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Most Canadians don’t think Big Sky Country is worth big-ticket price tag

We have all been exposed to online petitions in the past few years, but one that caught the eye of the media on both sides of the 49th parallel this month was unique.


We have all been exposed to online petitions in the past few years, but one that caught the eye of the media on both sides of the 49th parallel this month was unique. Someone identified as Ian Hammond is suggesting that the state of Montana should be sold to Canada for US$1 trillion.

The petition alleges that the money that Canada would pay for what is colloquially known as Big Sky Country would be used to eliminate America’s national debt. While US$1 trillion is a considerable amount of money, the United States would be required to sell 21 more states at the same price to actually erase its national debt, calculated late last year a US$21.97 trillion.

In any case, the idea has provided plenty of fodder for the media. At the time of this writing, more than 16,000 people have added their names to the petition. Research Co. asked Canadians about it last week. Across the country, a majority of respondents (56%) disagreed with the notion of purchasing Montana, but almost three in 10 (28%) were ready to welcome an American state into Confederation.

Canadian men are more likely to support the purchase than women (32% to 24% respectively). On a regional basis, residents of Alberta boasted the highest level of support for a “Canadian Montana” at 37%, followed closely by Saskatchewan and Manitoba at 34%.

There was little fluctuation across party lines, with very similar proportions of Canadians who voted Conservative (30%), Liberal (28%) and New Democratic (26%) in the 2015 federal election saying Canada should buy Montana.

The biggest variation is observed on age. Just 21% of Canadians aged 55 and over and 28% of those aged 35-to-54 would consent to the Montana purchase. But the proportion jumps dramatically among those aged 18 to 34 to 41%.

Montana borders three Canadian provinces: British Columbia, Alberta and Saskatchewan. Its main economic activities are agriculture and ranching, which may suggest a perfect extension of Alberta into the south. However, Montana is landlocked, so its acquisition would not facilitate the process of getting Alberta’s oil to Asian markets, unless a pipeline somehow turned westward into Idaho and Oregon.

In some respects, Canada would be adding a distinctly multicultural province. Montana’s state motto, “Oro y Plata,” (“Silver and Gold”) is the only one in the entire United States to be penned in Spanish, instead of the most habitual Latin or English. The motto also enshrines the importance of mining, at a time when resource development projects have become more controversial than ever in Western Canada.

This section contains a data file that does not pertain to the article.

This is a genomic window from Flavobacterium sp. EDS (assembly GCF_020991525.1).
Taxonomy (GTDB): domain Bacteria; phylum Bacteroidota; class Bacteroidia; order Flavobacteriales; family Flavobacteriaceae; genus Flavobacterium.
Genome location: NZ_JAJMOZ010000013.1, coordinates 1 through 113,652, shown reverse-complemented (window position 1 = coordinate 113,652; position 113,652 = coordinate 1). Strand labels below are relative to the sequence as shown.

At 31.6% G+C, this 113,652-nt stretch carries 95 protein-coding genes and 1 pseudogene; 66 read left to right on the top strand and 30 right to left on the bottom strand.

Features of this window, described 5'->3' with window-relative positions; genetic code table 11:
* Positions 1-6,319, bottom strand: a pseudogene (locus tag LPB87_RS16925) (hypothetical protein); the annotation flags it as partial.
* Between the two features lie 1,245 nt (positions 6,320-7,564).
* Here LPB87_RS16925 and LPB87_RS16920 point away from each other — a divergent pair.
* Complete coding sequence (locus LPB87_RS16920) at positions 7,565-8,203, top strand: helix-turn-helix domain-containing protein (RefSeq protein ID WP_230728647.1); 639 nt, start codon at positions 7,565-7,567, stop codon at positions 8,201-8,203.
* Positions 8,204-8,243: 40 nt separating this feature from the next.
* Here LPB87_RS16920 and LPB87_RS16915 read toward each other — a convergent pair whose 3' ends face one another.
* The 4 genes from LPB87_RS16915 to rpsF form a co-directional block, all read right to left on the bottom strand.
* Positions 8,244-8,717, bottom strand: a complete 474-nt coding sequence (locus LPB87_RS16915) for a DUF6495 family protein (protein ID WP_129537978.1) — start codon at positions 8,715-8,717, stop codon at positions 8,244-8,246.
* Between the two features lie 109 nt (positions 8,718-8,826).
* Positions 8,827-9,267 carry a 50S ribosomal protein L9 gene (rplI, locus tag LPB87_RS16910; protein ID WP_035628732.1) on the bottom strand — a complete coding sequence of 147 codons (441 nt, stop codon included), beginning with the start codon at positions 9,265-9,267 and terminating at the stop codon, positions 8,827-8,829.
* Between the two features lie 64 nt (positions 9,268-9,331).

Montana’s state animal is the grizzly bear, the same species that was recently protected by the British Columbia government in the form of an extremely popular ban on trophy hunting. If Montana became a province, Canada would get a piece of the coveted Yellowstone National Park, as well as the second-largest ski resort in the United States – Big Sky.

There are also implications in the world of sport. Welcoming Montana into Confederation might help bring about tax incentives to refurbish the Centennial Ice Arena in Billings, in the hopes of bringing an eighth National Hockey League (NHL) team to Canada. Montana’s residents pay no sales tax, but that would change after the purchase. This should prompt the ownership group to christen the NHL franchise as the “GST Billings.”

The population of Montana is similar to those of Manitoba and Saskatchewan, so both should serve as starting points to figure out how to establish a legislature for the newest Canadian province. Saskatchewan’s legislative assembly has 61 seats, and Manitoba’s has 57. Let’s split the difference and award Montana a legislature with 59 members.

At this time, Montana has 100 members in the state House of Representatives and 50 in the state Senate. A process of primaries would reduce those 150 state lawmakers to 59, and a test would transfer existing Democrats and Republicans into Canada’s more traditional political parties.

Montana’s three representatives in the U.S. Congress – two senators and one congressman—would be immediately appointed to the Canadian Senate. If we allocate Montana the same six seats that other western provinces have in the Red Chamber, that leaves us with three vacancies.

Let’s take two nominees from the realm of entertainment. Missoula-born filmmaker David Lynch and actor Dana Carvey would be wonderful additions to the upper house. We could even find a way for Mike Myers to preside their citizenship ceremony.

The final Senate nominee from Montana is Phil Jackson, who coached teams to 11 National Basketball Association titles. We not only gain a capable negotiator, but an ideal option to coach Canada’s basketball team in the Tokyo 2020 Summer Olympics.

Unfortunately, Canadians rejected the purchase by a two-to-one margin. But we still can ponder what could be.

Mario Canseco is president of Research Co.